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Having someone in your life that has a substance abuse problem can be difficult and emotionally taxing. It is equally as difficult for the substance abuse sufferer, as they often do not have control over their compulsion to consume alcohol. However, there are some ways that you can help someone with an alcohol abuse problem. 

When you are dealing with an alcohol abuse sufferer, it is important to ascertain whether they truly have an addiction or not. If you assume that someone has a substance abuse problem and they do not, you could be causing more harm than good. Still, it is always a good idea to have some advice to hand if you are sure about the problem. Below is some helpful advice on how to help someone with an alcohol abuse problem. 


Understand Alcohol Use Disorder


The first step to take in helping anyone with a substance abuse issue is to understand it. This is especially true of someone suffering from alcohol abuse or alcohol use disorder. Alcohol use disorder is more than simply drinking too much from time to time. People who have an alcohol use disorder do not drink in moderation and often rely on alcohol as a coping mechanism. 

Some people with an alcohol abuse problem are known as “high-functioning” and will not appear to have been drinking, able to maintain relationships and even continue going to work. If a family member or friend is suffering from this affliction, it will be difficult for them to admit that they have a problem. You must be patient and willing to listen to them and allow them to come to this realisation on their own. 


Think About What To Say


Once you have a better understanding of alcohol use disorder, you can better plan out what you are going to say to the person. You should let the person know that you care and that you are there for them, and avoid using any hurtful or presumptuous statements.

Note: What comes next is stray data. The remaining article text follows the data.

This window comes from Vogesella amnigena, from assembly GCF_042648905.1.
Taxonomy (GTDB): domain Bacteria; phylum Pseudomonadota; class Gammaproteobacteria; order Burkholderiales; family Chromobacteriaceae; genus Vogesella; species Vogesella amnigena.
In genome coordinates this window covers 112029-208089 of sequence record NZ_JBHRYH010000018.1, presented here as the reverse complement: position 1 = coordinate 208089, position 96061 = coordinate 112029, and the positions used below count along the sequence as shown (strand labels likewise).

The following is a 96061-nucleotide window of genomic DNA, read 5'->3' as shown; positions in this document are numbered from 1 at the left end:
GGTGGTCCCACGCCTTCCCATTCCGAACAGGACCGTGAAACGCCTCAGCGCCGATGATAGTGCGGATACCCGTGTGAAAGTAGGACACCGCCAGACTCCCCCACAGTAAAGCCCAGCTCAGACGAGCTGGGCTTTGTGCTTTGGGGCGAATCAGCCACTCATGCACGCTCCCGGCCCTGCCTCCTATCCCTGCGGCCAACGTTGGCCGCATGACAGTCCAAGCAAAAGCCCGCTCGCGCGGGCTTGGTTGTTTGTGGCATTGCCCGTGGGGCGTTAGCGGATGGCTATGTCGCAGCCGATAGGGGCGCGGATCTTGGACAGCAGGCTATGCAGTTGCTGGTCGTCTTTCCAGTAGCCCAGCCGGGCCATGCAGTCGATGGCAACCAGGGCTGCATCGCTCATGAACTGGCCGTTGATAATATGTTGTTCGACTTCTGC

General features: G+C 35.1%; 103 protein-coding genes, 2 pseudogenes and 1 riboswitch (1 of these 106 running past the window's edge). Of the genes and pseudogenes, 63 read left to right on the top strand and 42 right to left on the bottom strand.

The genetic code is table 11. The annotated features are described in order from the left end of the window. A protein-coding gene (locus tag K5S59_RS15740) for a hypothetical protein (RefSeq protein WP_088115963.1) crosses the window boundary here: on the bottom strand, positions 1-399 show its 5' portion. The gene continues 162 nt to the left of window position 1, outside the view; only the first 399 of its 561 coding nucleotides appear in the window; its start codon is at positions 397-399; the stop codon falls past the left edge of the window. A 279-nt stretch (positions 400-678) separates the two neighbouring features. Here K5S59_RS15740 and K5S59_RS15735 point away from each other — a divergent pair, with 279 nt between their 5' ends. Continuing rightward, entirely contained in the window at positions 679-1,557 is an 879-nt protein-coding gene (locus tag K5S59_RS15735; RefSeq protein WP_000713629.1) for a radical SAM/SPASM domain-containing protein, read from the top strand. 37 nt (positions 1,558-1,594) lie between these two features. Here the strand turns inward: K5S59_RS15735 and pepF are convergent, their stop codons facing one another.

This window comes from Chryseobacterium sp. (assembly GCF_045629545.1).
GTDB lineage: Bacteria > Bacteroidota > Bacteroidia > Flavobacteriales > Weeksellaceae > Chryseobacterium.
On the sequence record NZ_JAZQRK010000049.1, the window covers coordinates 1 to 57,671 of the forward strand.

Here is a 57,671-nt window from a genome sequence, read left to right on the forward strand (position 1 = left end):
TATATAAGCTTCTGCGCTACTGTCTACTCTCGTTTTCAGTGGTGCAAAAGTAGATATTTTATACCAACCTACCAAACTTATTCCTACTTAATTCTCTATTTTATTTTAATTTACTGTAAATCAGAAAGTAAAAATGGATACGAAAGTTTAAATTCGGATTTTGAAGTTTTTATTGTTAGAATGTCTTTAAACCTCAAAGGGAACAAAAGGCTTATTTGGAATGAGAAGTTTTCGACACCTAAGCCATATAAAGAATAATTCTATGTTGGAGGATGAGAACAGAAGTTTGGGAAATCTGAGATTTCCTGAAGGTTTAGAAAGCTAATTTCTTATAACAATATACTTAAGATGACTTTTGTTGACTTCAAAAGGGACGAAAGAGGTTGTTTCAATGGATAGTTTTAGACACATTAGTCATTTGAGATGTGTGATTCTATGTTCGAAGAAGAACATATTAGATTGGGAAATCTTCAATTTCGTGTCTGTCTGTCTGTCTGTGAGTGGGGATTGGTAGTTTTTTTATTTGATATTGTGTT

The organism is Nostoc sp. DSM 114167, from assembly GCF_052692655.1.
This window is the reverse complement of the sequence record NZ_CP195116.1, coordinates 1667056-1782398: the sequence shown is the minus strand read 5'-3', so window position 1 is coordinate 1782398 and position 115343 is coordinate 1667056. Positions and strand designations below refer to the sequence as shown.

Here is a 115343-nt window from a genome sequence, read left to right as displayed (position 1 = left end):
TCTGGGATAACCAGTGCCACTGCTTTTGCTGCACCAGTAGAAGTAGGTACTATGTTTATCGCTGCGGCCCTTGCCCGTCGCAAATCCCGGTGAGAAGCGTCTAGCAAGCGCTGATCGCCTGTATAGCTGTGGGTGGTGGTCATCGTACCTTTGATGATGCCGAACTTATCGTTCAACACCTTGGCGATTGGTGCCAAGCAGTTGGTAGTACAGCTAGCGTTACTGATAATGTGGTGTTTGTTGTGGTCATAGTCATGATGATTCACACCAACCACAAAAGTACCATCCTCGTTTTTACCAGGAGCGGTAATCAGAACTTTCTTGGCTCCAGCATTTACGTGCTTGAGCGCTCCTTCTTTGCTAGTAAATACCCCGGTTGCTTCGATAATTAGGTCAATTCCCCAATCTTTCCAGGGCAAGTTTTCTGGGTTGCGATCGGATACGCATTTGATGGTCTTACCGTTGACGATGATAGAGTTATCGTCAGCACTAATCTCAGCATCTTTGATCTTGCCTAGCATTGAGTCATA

For example, rather than saying, “You seem to have a problem with alcohol,” you should say, “I care about you and am concerned about your health after noticing you are drinking more than usual.” Using “I” statements is less accusatory and shows the person that you are taking their feelings into account. No matter the reaction, be sure to remain calm and in control. 


The Right Time And Place


You might feel that broaching the subject of an alcohol abuse problem should be done as soon as possible, but this is not always the case. You should choose a time to meet and speak to the person that is convenient for both of you, and you should choose a neutral setting for the conversation. Avoid a busy coffee shop or any location which brings about negative reactions. 

Make sure that the person is sober and that there will be no distractions when you speak to them. You could ask a friend or family member to be there with you to act as a mediator, but be sure that they are equally calm and supportive. Choose a time and place that will make the person feel at ease and more receptive to your help. 


Offer Your Support


It is important to realise that someone who suffers from a substance abuse problem might be resistant to accepting help or entering into a treatment programme. If this is the case, you should not be forceful but should instead offer your support and help until they decide what their actions will be. 

If your friend or loved one vow to cut back on their own, you should rather encourage them to seek a formal alcohol rehabilitation programme from a local rehabilitation clinic. Be supportive and nonjudgemental when you offer your support, as it could come across as being accusatory or forceful. 

For those who would like further help for a friend or loved one suffering from substance abuse, Find Addiction Treatment In The Western Cape here, or contact Life Path Health  for more information on our treatment programmes. Call or Whatsapp the 24/7 Helpline at 0727900506


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